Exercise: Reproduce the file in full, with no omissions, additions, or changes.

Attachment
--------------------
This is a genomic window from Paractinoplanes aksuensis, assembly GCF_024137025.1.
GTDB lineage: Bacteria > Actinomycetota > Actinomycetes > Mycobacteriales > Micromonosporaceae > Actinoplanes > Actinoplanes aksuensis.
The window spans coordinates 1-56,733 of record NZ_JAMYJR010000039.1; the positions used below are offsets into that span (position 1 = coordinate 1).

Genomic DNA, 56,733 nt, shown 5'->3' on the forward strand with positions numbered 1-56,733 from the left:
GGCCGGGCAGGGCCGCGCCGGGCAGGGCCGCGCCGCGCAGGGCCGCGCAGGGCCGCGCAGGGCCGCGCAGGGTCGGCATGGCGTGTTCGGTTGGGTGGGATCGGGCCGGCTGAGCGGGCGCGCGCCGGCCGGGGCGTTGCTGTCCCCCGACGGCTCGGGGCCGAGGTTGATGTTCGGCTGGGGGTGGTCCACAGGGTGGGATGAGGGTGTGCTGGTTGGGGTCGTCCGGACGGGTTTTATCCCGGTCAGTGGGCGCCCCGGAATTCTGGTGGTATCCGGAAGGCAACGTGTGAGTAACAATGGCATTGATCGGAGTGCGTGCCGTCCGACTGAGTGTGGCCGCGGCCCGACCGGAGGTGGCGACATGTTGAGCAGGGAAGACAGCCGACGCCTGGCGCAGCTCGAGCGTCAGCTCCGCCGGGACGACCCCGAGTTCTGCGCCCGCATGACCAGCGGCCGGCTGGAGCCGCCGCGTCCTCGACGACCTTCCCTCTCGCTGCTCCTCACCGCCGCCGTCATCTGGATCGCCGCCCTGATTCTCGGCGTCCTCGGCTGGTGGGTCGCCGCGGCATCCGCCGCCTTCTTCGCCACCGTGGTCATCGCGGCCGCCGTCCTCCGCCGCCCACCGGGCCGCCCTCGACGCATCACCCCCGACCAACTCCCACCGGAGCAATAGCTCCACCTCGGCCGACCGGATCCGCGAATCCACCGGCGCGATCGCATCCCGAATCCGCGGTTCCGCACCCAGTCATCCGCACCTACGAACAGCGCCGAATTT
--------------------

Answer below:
This is a genomic window from Paractinoplanes aksuensis, assembly GCF_024137025.1.
GTDB lineage: Bacteria > Actinomycetota > Actinomycetes > Mycobacteriales > Micromonosporaceae > Actinoplanes > Actinoplanes aksuensis.
The window spans coordinates 1-56,733 of record NZ_JAMYJR010000039.1; the positions used below are offsets into that span (position 1 = coordinate 1).

Genomic DNA, 56,733 nt, shown 5'->3' on the forward strand with positions numbered 1-56,733 from the left:
GGCCGGGCAGGGCCGCGCCGGGCAGGGCCGCGCCGCGCAGGGCCGCGCAGGGCCGCGCAGGGCCGCGCAGGGTCGGCATGGCGTGTTCGGTTGGGTGGGATCGGGCCGGCTGAGCGGGCGCGCGCCGGCCGGGGCGTTGCTGTCCCCCGACGGCTCGGGGCCGAGGTTGATGTTCGGCTGGGGGTGGTCCACAGGGTGGGATGAGGGTGTGCTGGTTGGGGTCGTCCGGACGGGTTTTATCCCGGTCAGTGGGCGCCCCGGAATTCTGGTGGTATCCGGAAGGCAACGTGTGAGTAACAATGGCATTGATCGGAGTGCGTGCCGTCCGACTGAGTGTGGCCGCGGCCCGACCGGAGGTGGCGACATGTTGAGCAGGGAAGACAGCCGACGCCTGGCGCAGCTCGAGCGTCAGCTCCGCCGGGACGACCCCGAGTTCTGCGCCCGCATGACCAGCGGCCGGCTGGAGCCGCCGCGTCCTCGACGACCTTCCCTCTCGCTGCTCCTCACCGCCGCCGTCATCTGGATCGCCGCCCTGATTCTCGGCGTCCTCGGCTGGTGGGTCGCCGCGGCATCCGCCGCCTTCTTCGCCACCGTGGTCATCGCGGCCGCCGTCCTCCGCCGCCCACCGGGCCGCCCTCGACGCATCACCCCCGACCAACTCCCACCGGAGCAATAGCTCCACCTCGGCCGACCGGATCCGCGAATCCACCGGCGCGATCGCATCCCGAATCCGCGGTTCCGCACCCAGTCATCCGCACCTACGAACAGCGCCGAATTT